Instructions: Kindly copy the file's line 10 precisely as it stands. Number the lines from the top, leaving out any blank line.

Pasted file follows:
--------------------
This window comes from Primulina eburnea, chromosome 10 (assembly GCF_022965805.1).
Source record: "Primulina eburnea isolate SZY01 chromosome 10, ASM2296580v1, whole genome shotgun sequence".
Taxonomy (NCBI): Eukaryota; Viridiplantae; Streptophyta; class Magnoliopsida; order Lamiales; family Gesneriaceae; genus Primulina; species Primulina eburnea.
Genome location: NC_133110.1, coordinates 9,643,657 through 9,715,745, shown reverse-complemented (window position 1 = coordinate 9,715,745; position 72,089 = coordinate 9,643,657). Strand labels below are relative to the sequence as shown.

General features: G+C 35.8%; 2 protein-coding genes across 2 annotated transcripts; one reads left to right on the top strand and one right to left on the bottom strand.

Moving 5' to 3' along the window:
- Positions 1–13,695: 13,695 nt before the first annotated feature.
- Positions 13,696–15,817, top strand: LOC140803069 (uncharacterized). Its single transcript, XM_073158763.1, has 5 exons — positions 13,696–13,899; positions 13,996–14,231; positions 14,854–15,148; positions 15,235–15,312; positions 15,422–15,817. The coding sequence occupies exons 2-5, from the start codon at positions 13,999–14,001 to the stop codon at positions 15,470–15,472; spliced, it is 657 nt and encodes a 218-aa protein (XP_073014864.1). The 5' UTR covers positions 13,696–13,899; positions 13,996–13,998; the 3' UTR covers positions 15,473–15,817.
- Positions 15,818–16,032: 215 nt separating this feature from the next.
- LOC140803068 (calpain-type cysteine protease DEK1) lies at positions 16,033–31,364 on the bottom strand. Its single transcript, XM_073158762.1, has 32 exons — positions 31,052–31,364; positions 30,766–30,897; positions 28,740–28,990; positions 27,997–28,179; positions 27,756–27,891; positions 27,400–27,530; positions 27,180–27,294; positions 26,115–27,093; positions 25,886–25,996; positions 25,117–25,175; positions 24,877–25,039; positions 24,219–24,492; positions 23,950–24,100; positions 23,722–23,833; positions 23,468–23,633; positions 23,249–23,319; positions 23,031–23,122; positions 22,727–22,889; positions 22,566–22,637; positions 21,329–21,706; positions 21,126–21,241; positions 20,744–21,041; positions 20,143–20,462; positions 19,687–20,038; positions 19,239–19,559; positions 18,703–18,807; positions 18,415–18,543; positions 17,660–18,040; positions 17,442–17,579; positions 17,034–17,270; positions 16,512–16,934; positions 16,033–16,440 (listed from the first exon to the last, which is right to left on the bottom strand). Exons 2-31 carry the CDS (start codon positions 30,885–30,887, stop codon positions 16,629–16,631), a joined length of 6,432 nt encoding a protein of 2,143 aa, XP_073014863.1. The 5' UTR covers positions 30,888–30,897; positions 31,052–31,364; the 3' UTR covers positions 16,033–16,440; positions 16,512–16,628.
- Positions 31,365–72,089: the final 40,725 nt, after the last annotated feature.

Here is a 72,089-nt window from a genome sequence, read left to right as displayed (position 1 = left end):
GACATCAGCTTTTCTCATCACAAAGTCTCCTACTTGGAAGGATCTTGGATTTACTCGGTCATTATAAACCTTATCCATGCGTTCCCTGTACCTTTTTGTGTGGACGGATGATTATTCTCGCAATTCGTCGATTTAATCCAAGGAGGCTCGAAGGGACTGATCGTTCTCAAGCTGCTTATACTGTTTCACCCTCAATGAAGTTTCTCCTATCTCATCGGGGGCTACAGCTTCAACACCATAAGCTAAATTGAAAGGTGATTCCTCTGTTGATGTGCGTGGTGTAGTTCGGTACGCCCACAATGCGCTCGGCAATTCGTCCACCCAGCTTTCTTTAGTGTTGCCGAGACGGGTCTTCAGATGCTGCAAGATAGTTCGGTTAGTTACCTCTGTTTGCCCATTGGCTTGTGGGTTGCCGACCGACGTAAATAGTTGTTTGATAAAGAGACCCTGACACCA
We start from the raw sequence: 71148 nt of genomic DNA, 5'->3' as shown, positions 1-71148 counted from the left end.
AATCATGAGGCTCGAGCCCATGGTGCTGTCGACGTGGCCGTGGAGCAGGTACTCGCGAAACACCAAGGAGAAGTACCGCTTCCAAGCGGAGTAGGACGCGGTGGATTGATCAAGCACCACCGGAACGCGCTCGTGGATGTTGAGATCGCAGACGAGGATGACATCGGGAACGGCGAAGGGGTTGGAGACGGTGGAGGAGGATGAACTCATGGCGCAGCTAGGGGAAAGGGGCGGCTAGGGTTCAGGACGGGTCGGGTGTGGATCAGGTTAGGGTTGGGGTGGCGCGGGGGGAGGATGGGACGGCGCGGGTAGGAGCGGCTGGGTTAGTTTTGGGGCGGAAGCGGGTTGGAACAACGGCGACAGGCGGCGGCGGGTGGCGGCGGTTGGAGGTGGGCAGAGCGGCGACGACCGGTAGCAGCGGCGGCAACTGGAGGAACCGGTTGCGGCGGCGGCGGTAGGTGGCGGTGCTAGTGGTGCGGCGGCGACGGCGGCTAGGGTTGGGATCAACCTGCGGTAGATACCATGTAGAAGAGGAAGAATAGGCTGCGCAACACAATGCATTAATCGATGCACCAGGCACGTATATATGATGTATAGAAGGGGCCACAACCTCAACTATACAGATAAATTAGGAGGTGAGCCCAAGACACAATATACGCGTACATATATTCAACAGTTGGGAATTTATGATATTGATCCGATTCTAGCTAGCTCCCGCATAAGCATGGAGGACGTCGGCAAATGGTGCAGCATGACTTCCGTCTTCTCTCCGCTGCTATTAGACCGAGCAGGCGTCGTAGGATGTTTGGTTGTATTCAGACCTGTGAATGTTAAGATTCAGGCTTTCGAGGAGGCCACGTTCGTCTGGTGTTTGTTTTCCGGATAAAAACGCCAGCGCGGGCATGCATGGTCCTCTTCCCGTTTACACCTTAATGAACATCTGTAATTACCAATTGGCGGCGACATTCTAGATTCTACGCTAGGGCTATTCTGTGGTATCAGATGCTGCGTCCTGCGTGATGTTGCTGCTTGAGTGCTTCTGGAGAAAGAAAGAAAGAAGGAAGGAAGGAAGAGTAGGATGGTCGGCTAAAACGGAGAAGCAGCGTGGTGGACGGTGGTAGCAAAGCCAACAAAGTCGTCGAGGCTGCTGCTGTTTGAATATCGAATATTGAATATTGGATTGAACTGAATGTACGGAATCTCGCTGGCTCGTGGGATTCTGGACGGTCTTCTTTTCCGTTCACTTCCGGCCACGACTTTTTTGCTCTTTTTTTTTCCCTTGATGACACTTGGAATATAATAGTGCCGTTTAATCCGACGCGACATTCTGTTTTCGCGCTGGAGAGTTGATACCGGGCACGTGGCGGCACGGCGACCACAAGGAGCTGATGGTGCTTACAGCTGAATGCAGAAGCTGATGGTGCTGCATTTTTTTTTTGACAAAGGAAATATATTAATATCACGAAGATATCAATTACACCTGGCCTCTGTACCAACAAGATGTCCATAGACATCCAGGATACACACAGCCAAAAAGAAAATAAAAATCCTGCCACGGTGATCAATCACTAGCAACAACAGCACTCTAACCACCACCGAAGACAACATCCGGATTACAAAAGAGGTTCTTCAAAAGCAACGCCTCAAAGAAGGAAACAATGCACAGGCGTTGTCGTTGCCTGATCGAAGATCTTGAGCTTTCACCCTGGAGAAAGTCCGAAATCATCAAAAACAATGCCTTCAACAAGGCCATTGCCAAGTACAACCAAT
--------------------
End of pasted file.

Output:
- LOC140803068 (calpain-type cysteine protease DEK1) lies at positions 16,033–31,364 on the bottom strand. Its single transcript, XM_073158762.1, has 32 exons — positions 31,052–31,364; positions 30,766–30,897; positions 28,740–28,990; positions 27,997–28,179; positions 27,756–27,891; positions 27,400–27,530; positions 27,180–27,294; positions 26,115–27,093; positions 25,886–25,996; positions 25,117–25,175; positions 24,877–25,039; positions 24,219–24,492; positions 23,950–24,100; positions 23,722–23,833; positions 23,468–23,633; positions 23,249–23,319; positions 23,031–23,122; positions 22,727–22,889; positions 22,566–22,637; positions 21,329–21,706; positions 21,126–21,241; positions 20,744–21,041; positions 20,143–20,462; positions 19,687–20,038; positions 19,239–19,559; positions 18,703–18,807; positions 18,415–18,543; positions 17,660–18,040; positions 17,442–17,579; positions 17,034–17,270; positions 16,512–16,934; positions 16,033–16,440 (listed from the first exon to the last, which is right to left on the bottom strand). Exons 2-31 carry the CDS (start codon positions 30,885–30,887, stop codon positions 16,629–16,631), a joined length of 6,432 nt encoding a protein of 2,143 aa, XP_073014863.1. The 5' UTR covers positions 30,888–30,897; positions 31,052–31,364; the 3' UTR covers positions 16,033–16,440; positions 16,512–16,628.